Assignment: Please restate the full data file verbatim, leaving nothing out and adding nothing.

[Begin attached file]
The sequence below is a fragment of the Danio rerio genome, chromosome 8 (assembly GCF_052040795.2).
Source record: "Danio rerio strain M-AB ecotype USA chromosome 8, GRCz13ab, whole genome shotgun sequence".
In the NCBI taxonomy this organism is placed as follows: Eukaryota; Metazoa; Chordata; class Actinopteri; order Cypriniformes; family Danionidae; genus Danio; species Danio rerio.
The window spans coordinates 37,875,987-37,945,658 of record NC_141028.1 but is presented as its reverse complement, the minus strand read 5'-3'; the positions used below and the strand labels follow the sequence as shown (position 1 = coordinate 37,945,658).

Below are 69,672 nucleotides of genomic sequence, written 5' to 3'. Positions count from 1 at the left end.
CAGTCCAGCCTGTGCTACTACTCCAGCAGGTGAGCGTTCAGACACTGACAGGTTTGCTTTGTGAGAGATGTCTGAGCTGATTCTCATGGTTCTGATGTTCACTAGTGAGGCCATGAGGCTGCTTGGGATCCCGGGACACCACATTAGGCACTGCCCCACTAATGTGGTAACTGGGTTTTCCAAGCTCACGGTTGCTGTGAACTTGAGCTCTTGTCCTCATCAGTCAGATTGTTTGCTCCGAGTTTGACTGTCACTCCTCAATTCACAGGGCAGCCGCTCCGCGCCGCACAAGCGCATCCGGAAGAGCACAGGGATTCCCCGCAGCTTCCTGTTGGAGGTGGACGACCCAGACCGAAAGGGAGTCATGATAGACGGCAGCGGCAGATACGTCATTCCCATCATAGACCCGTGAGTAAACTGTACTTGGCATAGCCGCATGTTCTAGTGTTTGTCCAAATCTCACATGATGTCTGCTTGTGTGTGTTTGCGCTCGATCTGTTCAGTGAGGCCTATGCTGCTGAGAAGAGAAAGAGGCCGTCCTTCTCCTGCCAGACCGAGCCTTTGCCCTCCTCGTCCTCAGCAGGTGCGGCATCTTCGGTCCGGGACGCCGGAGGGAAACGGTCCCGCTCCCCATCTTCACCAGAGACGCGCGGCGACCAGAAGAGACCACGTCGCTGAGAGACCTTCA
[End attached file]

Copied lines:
The sequence below is a fragment of the Danio rerio genome, chromosome 8 (assembly GCF_052040795.2).
Source record: "Danio rerio strain M-AB ecotype USA chromosome 8, GRCz13ab, whole genome shotgun sequence".
In the NCBI taxonomy this organism is placed as follows: Eukaryota; Metazoa; Chordata; class Actinopteri; order Cypriniformes; family Danionidae; genus Danio; species Danio rerio.
The window spans coordinates 37,875,987-37,945,658 of record NC_141028.1 but is presented as its reverse complement, the minus strand read 5'-3'; the positions used below and the strand labels follow the sequence as shown (position 1 = coordinate 37,945,658).

Below are 69,672 nucleotides of genomic sequence, written 5' to 3'. Positions count from 1 at the left end.
CAGTCCAGCCTGTGCTACTACTCCAGCAGGTGAGCGTTCAGACACTGACAGGTTTGCTTTGTGAGAGATGTCTGAGCTGATTCTCATGGTTCTGATGTTCACTAGTGAGGCCATGAGGCTGCTTGGGATCCCGGGACACCACATTAGGCACTGCCCCACTAATGTGGTAACTGGGTTTTCCAAGCTCACGGTTGCTGTGAACTTGAGCTCTTGTCCTCATCAGTCAGATTGTTTGCTCCGAGTTTGACTGTCACTCCTCAATTCACAGGGCAGCCGCTCCGCGCCGCACAAGCGCATCCGGAAGAGCACAGGGATTCCCCGCAGCTTCCTGTTGGAGGTGGACGACCCAGACCGAAAGGGAGTCATGATAGACGGCAGCGGCAGATACGTCATTCCCATCATAGACCCGTGAGTAAACTGTACTTGGCATAGCCGCATGTTCTAGTGTTTGTCCAAATCTCACATGATGTCTGCTTGTGTGTGTTTGCGCTCGATCTGTTCAGTGAGGCCTATGCTGCTGAGAAGAGAAAGAGGCCGTCCTTCTCCTGCCAGACCGAGCCTTTGCCCTCCTCGTCCTCAGCAGGTGCGGCATCTTCGGTCCGGGACGCCGGAGGGAAACGGTCCCGCTCCCCATCTTCACCAGAGACGCGCGGCGACCAGAAGAGACCACGTCGCTGAGAGACCTTCA